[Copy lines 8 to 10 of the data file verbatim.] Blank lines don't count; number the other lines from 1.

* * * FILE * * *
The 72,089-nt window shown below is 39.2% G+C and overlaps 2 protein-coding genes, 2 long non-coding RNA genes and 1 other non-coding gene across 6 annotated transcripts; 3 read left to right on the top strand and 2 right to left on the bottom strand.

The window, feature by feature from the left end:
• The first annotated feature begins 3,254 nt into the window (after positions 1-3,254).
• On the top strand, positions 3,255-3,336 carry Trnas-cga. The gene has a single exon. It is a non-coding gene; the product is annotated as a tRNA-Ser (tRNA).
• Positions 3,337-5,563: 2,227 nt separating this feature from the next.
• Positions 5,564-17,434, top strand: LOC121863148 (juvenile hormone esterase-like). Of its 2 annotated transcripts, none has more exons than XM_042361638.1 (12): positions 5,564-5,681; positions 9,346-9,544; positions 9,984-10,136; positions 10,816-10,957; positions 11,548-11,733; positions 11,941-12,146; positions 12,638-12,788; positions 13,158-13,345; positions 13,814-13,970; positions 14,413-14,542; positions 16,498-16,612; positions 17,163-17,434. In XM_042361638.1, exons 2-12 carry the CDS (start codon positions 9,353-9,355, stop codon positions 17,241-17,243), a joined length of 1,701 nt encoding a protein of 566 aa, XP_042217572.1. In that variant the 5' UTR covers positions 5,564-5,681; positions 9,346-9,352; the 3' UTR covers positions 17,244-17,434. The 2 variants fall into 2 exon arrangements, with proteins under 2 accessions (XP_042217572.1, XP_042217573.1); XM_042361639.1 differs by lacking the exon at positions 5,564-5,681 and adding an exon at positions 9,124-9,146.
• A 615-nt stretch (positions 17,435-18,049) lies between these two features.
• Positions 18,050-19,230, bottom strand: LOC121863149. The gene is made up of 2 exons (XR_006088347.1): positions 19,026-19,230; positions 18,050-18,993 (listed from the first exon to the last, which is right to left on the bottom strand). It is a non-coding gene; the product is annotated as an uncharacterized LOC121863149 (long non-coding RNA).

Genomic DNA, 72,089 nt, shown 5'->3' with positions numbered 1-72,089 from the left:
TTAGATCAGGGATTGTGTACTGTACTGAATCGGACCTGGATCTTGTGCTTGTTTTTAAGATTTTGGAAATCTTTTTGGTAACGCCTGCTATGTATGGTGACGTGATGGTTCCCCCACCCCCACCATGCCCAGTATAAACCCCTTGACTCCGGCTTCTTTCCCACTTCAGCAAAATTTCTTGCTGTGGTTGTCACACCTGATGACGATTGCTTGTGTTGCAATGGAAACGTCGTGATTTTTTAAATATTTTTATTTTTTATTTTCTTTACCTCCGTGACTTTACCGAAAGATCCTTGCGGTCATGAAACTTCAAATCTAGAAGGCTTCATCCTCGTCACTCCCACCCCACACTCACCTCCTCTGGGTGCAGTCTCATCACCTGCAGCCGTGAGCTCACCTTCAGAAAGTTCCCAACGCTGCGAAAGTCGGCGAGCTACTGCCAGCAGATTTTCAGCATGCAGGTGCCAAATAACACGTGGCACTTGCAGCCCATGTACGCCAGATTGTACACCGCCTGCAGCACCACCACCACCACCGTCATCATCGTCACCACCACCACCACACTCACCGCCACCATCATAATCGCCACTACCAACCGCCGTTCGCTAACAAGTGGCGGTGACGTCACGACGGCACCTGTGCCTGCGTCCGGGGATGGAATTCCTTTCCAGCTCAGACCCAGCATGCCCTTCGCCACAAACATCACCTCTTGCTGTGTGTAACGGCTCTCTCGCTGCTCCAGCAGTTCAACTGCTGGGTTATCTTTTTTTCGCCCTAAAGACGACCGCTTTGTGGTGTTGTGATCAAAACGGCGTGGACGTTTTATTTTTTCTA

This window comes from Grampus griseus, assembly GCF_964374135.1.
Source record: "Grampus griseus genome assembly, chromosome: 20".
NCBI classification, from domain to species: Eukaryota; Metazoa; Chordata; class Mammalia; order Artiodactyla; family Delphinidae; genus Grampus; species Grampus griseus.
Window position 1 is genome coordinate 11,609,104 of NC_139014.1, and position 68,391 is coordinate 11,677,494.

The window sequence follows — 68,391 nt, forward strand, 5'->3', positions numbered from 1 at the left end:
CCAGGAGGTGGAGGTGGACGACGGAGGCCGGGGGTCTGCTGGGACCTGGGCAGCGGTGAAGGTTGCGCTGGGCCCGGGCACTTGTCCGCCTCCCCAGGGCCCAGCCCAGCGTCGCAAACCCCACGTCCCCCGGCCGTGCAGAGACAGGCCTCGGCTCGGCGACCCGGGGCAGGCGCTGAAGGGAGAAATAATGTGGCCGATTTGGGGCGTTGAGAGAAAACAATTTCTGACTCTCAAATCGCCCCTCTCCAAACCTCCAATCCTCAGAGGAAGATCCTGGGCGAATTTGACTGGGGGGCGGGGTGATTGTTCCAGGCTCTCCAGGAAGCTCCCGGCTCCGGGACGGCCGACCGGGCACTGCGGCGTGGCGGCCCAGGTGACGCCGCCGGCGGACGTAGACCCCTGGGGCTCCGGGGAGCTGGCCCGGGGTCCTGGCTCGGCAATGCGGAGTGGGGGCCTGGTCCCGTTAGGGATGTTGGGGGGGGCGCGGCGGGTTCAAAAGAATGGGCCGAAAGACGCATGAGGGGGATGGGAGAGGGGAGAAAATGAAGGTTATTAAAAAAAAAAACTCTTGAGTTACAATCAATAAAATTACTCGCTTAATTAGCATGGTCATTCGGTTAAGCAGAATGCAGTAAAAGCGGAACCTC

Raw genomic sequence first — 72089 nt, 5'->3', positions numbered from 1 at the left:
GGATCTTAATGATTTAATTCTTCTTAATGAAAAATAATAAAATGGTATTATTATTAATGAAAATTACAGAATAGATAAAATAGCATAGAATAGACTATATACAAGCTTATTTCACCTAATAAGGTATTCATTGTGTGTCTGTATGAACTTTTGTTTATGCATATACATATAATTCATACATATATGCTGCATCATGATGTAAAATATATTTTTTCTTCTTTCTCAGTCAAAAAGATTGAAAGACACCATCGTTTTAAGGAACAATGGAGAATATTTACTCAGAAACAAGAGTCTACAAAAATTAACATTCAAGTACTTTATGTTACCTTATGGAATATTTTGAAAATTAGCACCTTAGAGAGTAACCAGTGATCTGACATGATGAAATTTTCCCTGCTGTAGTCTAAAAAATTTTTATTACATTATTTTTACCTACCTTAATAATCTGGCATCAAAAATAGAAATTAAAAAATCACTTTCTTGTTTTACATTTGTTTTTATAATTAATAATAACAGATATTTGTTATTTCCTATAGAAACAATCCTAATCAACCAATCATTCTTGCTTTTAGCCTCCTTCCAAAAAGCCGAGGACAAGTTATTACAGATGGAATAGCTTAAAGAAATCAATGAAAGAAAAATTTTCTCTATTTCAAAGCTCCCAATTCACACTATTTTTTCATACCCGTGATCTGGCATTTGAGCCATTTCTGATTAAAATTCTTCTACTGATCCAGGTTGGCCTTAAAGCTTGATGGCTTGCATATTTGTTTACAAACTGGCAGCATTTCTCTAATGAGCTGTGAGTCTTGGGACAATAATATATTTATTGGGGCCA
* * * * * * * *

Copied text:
• Positions 18,050-19,230, bottom strand: LOC121863149. The gene is made up of 2 exons (XR_006088347.1): positions 19,026-19,230; positions 18,050-18,993 (listed from the first exon to the last, which is right to left on the bottom strand). It is a non-coding gene; the product is annotated as an uncharacterized LOC121863149 (long non-coding RNA).

Genomic DNA, 72,089 nt, shown 5'->3' with positions numbered 1-72,089 from the left:
TTAGATCAGGGATTGTGTACTGTACTGAATCGGACCTGGATCTTGTGCTTGTTTTTAAGATTTTGGAAATCTTTTTGGTAACGCCTGCTATGTATGGTGACGTGATGGTTCCCCCACCCCCACCATGCCCAGTATAAACCCCTTGACTCCGGCTTCTTTCCCACTTCAGCAAAATTTCTTGCTGTGGTTGTCACACCTGATGACGATTGCTTGTGTTGCAATGGAAACGTCGTGATTTTTTAAATATTTTTATTTTTTATTTTCTTTACCTCCGTGACTTTACCGAAAGATCCTTGCGGTCATGAAACTTCAAATCTAGAAGGCTTCATCCTCGTCACTCCCACCCCACACTCACCTCCTCTGGGTGCAGTCTCATCACCTGCAGCCGTGAGCTCACCTTCAGAAAGTTCCCAACGCTGCGAAAGTCGGCGAGCTACTGCCAGCAGATTTTCAGCATGCAGGTGCCAAATAACACGTGGCACTTGCAGCCCATGTACGCCAGATTGTACACCGCCTGCAGCACCACCACCACCACCGTCATCATCGTCACCACCACCACCACACTCACCGCCACCATCATAATCGCCACTACCAACCGCCGTTCGCTAACAAGTGGCGGTGACGTCACGACGGCACCTGTGCCTGCGTCCGGGGATGGAATTCCTTTCCAGCTCAGACCCAGCATGCCCTTCGCCACAAACATCACCTCTTGCTGTGTGTAACGGCTCTCTCGCTGCTCCAGCAGTTCAACTGCTGGGTTATCTTTTTTTCGCCCTAAAGACGACCGCTTTGTGGTGTTGTGATCAAAACGGCGTGGACGTTTTATTTTTTCTA